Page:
9.Modification of Akhieser mechanism in Si nanomembranes and thermal conductivity dependence of the Q-factor of high frequency nanoresonators, E. Chávez-Ángel, R. A. Zarate, J. Gomis-Bresco, F. Alzina, and C. M. Sotomayor Torres, Semiconductor Science and Technology, 29, 124010 (2014).
10.Heat transmission between a profiled nanowire and a thermal bath, C. Blanc, J.-S. Heron, T. Fournier, and O. Bourgeois, Applied Physics Letters, 105 (4), 043106 (2014).
11.Nanoarchitecture Effects on Persistent Room Temperature Photoconductivity and Thermal Conductivity in Ceramic Semiconductors: Mesoporous, Yolk-Shell and Hollow ZnO Spheres, S. Dilger, M. Wessig, M. Wagner, S. Reparaz, C. M. Sotomayor Torres, L. Qijun, T. Dekorsy, and S. Polarz, Crystal Growth and Design, 14 (9) 4593 (2014).
12.Acoustic phonon propagation in ultra-thin Si membranes under biaxial stress field, B. Graczykowski, J. Gomis-Bresco, F. Alzina, J.S. Reparaz, A. Shchepetov, M. Prunnila, J. Ahopelto, and C. M. Sotomayor Torres, New Journal of Physics, 16, 073024 (2014).
13.Tensile strain mapping in flat germanium membranes, S.D. Rhead, J.E. Halpin, V. A. Shah, M. Myronov, D. H. Patchett, P. S. Allred, V. Kachkanov, I. P. Dolbnya, J. S. Reparaz, N. R. Wilson, C. M. Sotomayor Torres and D. R. Leadley, Applied Physics Letters, 104, 172107 (2014).
14.High quality single crystal Ge nano-membrane for opto-electronic integrated circuitry, V. A. Shah, S. D. Rhead, J. E. Halpin, O. Trushkevych, E. Chávez-Ángel, a. Shchepetov, V. Kachkanov, N. R. Wilson, M. Myronov, J. S. Reparaz, R. S. Edawards, M. R. Wagner, F. Alzina, I. P. Dolbnya, D. H. Patchett, P. S. allred, M. J. Prest, P. M. Gammon, M. Prunnila, T. E. Whall, E. H. C. Parker, C. M. Sotomayor Torres, and d. R. Leadley, Journal of Applied Physics, 115, 144307 (2014).
15.Hypersonic phonon propagation in one-dimensional surface phononic crystal, B. Graczykowski, M. Sledzinska, N. Kehagias, F. Alzina, J. S. Reparaz, and C. M. Sotomayor Torres, Applied Physics Letters, 104, 123108 (2014).
16.A novel contactless technique for thermal field mapping and thermal conductivity determination: Two-Laser Raman Thermometry, J. S. Reparaz, E. Chávez-Angel, m. R. Wagner, B. Graczykowski, J. Gomis-Bresco, F. Alzina and C. M. Sotomayor Torres, Review of Scientific Instruments, 85, 034901 (2014).
17.Reduction of the thermal conductivity in free-standing silicon nano-membranes investigated by non-invasive Raman thermometry, E. Chávez-Ángel, J. S. Reparaz, J. Gomis-Bresco, M. R. Wagner, J. Cuffee, B. Graczykowski, A. Shchepetov, H. Jiang, M. Prunnila, J. Ahopelto, F. Alzina and C. M. Sotomayor Torres, Applied Physics Letters Materials, 2, 012113 (2014).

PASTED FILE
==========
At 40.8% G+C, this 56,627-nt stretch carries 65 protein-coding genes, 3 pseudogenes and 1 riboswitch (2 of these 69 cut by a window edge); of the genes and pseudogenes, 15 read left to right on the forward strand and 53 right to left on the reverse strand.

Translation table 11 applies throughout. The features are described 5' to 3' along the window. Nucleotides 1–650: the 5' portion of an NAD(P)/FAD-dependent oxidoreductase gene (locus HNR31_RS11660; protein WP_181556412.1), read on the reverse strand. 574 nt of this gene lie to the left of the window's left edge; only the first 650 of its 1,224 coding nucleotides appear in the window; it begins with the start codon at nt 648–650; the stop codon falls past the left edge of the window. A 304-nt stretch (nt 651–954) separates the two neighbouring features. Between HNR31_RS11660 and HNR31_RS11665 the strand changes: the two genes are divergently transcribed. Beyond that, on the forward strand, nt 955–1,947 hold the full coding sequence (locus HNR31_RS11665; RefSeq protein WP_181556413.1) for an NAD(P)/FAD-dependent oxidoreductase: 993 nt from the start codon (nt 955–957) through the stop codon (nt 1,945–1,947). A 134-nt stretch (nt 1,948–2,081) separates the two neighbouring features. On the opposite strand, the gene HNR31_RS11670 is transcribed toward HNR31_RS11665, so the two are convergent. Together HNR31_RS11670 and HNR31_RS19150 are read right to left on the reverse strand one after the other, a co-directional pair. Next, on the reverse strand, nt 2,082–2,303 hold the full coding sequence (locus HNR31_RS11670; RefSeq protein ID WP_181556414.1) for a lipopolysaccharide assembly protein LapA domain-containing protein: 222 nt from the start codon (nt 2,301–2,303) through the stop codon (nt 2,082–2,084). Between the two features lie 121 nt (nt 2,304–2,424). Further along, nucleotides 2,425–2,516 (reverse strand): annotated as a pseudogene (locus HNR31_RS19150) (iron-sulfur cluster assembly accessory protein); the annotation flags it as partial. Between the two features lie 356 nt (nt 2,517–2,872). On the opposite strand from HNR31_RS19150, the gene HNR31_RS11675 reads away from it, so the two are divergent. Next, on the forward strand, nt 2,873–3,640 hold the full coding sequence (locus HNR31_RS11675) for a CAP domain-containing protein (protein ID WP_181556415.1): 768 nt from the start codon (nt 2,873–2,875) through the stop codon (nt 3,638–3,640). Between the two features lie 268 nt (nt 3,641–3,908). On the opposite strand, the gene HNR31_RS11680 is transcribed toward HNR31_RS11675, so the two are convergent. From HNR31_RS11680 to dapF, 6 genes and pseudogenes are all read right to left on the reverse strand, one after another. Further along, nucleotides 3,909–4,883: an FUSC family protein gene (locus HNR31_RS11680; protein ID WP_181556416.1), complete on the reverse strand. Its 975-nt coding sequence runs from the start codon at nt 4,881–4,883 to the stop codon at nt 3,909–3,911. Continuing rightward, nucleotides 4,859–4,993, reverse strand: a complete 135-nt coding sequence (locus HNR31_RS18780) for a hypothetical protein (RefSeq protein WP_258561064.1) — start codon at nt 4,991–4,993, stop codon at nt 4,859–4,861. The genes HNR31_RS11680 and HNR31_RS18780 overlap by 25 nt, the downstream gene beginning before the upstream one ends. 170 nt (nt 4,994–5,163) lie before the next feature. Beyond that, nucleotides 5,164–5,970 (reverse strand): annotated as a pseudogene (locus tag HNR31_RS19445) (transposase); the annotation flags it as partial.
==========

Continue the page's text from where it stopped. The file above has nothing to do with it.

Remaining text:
18.Spectific heat measurement of thin suspendeD SiN membrane from 8 K to 300 K using the 3ω-Völkein method, H. Ftouni, d. Tainoff, J. Richard, K. Lulla, J. Guidi, E. Colling and O. Bourgeois, review of Scientific Instruments, 84, 094902 (2013).
19.Phonon heat conduction in corrugated silicon nanowires below the Casimir limit, C. Blanc, A. Rajabpour, s. Volz, T. Fournier and O. Bourgeois, Applied Physics Letters, 103, 043109 (2013).


1. Nanoimprint-assisted directed self-assembly of low-molecular weight block copolymers: a route for 3D and multilevel nanostructures, C. Simão, W. Khunsin, N. Kehagias, A. Francone, M. Zelsmann, M. A. Morris, and C. M. Sotomayor Torres, Micro- and Nanotechnology Sensors, Systems, and Applications VI, Proc. SPIE 9083, 90832S (2014).
2. Order and defectivity nanometrology by image processing and analysis of sub-20 nm BCPs features for lithographic applications, C. Simão, D. Tuchapsky, W. Khunsin, A. Amann, M. A. Morris, C. M. Sotomayor Torres, Dimensional Optical Metrology and Inspection for Practical Applications III, Proc. SPIE 9110, 91100R (2014).
3. Sensitive 3-omega measurements on epitaxial thermoelectric thin films, Y. Q. Liu, D. Tainoff, M. Boukhari, J. Richard, A. Barski, P. Bayle-Guillemaud, E. Hadji and O. Bourgeois, IOP Conf. Ser.: Mater. Sci. Eng., 68, 012005 (2014).

Partners have also presented the results of their research in 90 international conference, invited talks, oral talks and poster presentations.

List of Websites:
Project public website and relevant contact details.

Project public website:
Contact: Prof. Dr. C. M, Sotomayor Torres:

The MERGING Consortium

Participant organisation name/Contact person and email/Country
1 Catalan Institute of Nanotechnology (ICN)/Prof Dr Clivia M Sotomayor Torres/
2 Commissariat à l’Énergie Atomique (CEA)/Dr Emmanuel Hadji/
3 Technical Research Centre of Finland (VTT)/Prof Dr Jouni Ahopelto/
4 Centre National de la Recherche Scientifique (CNRS)/Prof Dr Olivier Bourgeois/
5 Max Planck Gesellschaft (MPG)/Prof Dr Davide Donadio/
6 Cidete Ingenieros (CIDETE)/Mr German Noriega/